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Waspi slams ‘devastating’ state pension age hike as IFS says reforms saved £5.1bn

Reforms have left women £32 a week poorer, think tank finds

Pension savings-2015The Women Against State Pension Inequality campaign has hit out at Government increases to the state pension age again as a new report suggests that reforms have delivered £5.1bn back to the Treasury.

A study by the Institute for Fiscal Studies finds that, on average, women’s household incomes have been reduced by £32 per week as a result of the increase in state pension age from age 60 in 2010 to age 63 in 2016.

As this has a bigger impact on lower-income households, the IFS estimates a knock-on effect of a 6.4 percentage point increase in the absolute income poverty rate of women between 60 and 62.

However, the IFS says that this increase in income poverty subsided once women hit state pension age, suggesting that this may be the result of women spending less to avoid deprivation.

In a statement this morning, Waspi director Jane Cowley said: “Once again, this shows that Government has implemented state pension age reforms without adequately considering the full impact of these changes on the women affected.

“Whether it is the 3.5 million Waspi women who were not given sufficient warning of rises to their state pension age, or the sharp rise in income poverty among 60 to 62-year-old women, the Government needs to sit up and start realising that its changes have devastating consequences on the women affected.”

Waspi, which is campaigning for transitional arrangements for women affected by state pension age increases, is currently encouraging its members to send in complaints to the Department for Work and Pensions about the reforms.

The Government recently brought forward future increases by seven years as it bowed to the recommendations of a flagship report into the state pension age and inter-generational fairness.

In a statement a DWP spokesperson said: “The decision to equalise and increase the state pension age is both fair and sustainable for future generations and in line with continuing rises in life expectancy.
“Women retiring today can still expect to receive the state pension for over 24.5 years on average – which is more than any generation before them and several years longer than men. By 2030, more than three million women stand to gain an average of £550 extra per year as a result of the new state pension.”



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There are 8 comments at the moment, we would love to hear your opinion too.

  1. Robert Milligan 2nd August 2017 at 11:39 am

    Fairness!! Who gave women the state pension at 60 anyway, We have equal opportunists at the BBC!, Most women live longer than men, so the cost of providing women with State pensions at sixty, most of whom were “credited” for years, without payment, No wonder its become untenable. “Conscription” !!Fairness all round I say

  2. Excellent news, that will mean £5.1 billion less Government debt for my children to pay off.

  3. I must admit I honestly find WASPI’s arguments utterly baseless and somewhat misleading.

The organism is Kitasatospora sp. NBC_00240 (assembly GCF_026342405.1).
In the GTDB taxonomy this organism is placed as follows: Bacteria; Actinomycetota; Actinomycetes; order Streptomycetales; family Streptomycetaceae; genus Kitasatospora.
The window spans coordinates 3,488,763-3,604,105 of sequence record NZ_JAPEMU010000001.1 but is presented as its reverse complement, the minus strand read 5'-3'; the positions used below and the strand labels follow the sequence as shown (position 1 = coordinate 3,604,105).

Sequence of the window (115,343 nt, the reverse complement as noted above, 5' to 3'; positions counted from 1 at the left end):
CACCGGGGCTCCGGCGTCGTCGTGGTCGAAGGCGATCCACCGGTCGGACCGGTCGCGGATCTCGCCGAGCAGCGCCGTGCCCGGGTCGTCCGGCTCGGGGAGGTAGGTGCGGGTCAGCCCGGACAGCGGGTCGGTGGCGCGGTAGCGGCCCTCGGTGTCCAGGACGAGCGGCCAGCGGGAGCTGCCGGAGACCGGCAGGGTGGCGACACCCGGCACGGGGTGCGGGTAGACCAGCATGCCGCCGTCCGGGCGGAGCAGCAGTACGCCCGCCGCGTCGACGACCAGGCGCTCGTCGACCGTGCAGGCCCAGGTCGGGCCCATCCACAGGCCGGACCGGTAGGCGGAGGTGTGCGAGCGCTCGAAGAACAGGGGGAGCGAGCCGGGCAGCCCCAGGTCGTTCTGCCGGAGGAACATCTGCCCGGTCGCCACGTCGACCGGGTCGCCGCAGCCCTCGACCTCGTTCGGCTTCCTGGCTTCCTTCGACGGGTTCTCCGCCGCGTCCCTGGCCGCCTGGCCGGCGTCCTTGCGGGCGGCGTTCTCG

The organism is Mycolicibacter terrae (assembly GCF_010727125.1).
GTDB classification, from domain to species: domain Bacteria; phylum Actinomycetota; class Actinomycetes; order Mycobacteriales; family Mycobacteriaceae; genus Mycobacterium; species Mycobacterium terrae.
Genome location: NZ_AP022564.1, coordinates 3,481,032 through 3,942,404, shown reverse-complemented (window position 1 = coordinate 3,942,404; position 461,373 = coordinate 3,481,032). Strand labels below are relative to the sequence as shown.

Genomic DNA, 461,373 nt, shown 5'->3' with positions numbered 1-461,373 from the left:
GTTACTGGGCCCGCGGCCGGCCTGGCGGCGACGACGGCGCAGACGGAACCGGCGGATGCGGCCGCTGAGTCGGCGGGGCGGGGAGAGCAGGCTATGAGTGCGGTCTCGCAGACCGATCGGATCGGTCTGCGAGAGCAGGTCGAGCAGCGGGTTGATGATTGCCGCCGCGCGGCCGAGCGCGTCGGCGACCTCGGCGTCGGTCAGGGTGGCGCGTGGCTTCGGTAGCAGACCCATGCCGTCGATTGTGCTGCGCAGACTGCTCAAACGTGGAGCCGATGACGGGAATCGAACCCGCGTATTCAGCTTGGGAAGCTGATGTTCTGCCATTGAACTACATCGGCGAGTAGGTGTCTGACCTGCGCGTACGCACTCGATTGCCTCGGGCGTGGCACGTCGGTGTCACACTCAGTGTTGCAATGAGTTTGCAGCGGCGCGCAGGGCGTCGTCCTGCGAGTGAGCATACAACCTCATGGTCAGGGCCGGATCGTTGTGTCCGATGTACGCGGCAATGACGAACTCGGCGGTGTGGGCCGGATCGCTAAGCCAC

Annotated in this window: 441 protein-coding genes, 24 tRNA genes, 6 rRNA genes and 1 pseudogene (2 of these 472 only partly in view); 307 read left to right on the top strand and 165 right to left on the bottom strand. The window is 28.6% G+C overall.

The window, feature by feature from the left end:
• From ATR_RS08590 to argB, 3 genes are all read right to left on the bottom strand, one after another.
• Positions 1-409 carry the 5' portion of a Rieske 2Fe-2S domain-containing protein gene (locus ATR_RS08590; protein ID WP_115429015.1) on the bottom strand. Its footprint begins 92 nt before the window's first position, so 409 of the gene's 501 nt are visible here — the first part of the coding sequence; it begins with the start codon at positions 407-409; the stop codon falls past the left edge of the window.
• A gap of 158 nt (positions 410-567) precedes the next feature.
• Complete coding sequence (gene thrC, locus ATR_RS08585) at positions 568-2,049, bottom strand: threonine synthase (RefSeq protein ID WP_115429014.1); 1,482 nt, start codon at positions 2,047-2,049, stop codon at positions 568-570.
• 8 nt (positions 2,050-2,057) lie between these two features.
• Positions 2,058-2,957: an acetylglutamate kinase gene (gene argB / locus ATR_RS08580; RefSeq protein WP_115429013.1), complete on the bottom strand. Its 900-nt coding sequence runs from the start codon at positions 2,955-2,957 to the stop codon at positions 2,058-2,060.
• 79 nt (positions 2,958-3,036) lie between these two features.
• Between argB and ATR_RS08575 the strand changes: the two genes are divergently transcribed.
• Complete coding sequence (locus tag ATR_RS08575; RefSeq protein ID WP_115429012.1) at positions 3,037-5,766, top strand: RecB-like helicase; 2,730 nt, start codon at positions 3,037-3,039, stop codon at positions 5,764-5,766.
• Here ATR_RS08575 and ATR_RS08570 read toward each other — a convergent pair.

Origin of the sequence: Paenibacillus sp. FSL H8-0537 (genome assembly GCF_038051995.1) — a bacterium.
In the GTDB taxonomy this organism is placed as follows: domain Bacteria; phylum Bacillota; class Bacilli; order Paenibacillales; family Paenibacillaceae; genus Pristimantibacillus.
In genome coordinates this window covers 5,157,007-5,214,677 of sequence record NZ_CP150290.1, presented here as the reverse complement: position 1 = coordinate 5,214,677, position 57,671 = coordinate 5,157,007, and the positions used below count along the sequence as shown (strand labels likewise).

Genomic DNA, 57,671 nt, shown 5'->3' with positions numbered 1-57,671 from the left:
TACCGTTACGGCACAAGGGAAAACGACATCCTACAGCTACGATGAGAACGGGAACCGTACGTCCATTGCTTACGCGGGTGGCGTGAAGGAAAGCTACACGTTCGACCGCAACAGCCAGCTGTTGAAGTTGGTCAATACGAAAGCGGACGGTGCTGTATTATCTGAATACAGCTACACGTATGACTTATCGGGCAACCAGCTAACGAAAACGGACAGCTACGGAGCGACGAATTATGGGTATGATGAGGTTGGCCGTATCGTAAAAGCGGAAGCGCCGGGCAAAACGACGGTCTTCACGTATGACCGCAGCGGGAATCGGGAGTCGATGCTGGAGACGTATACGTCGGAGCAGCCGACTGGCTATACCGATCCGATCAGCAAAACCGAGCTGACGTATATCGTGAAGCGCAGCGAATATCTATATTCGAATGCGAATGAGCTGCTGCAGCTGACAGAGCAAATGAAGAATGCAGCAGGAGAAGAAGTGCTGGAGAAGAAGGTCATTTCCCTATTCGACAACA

So these “poor women” weren’t given sufficient time to plan?

    I wonder how long anyone needs to “plan” for having to work a few years extra?

    Because at the end of the day this is what it boils down to. I find it impossible to have sympathy for someone having to work an extra 3 years to age 63, especially when they could easily work part time 3 days a week, in a low paid, low stress job, that’s not hard physical work and more than match any income that they would have received from the state pension.

    How is this stressful, difficult or require major planning?

    No, in simple terms, WASPI’s entire argument, is based around the premise that they want what they were promised…

    It’s a me, me, me attitude that takes absolutely no account of the countries, or their children and grandchildrens ability to pay the bill, which they had NO say in creating.

    It’s no different to the argument that you cannot keep working in a “hard physical” job till your in your late 60’s. Are you honestly trying to tell me that the £8kpa state pension requires full time hard graft? No, a simple part time, low stress job, will easily pay £8kpa, so stop whining for gods sake.

  4. Andy Robertson-Fox 4th August 2017 at 9:15 am

    If the Treasury has £5.1bn ‘floating around’ then no doubt this was the intention in adjusting the state retirement age. If it doesn’t know how to spend it may I suggest that some £580 million is used to right the discriminatory wrong of the frozen pension scandal? There claim has far greater validity than the Waspi group.

  5. Meanwhile, John Cowley, the Chief Executive of MASPI, has today commented that there is a strong argument women should receive the same amount of state pension as men, on average, meaning either women start receiving it at a later age, receive less per week, or some combination of those two, in order to ensure broadly equal treatment of men and women.

    Fairness – all things to all men (and women)

  6. Surely they are arguing for Inequality rather than against it? After all, the government is moving the state pension age for them to equal the men’s state pension age!

  7. “The decision to equalise and increase the state pension age is both fair and sustainable for future generations and in line with continuing rises in life expectancy.
    “Women retiring today can still expect to receive the state pension for over 24.5 years on average – which is more than any generation before them and several years longer than men”.

    That says it all

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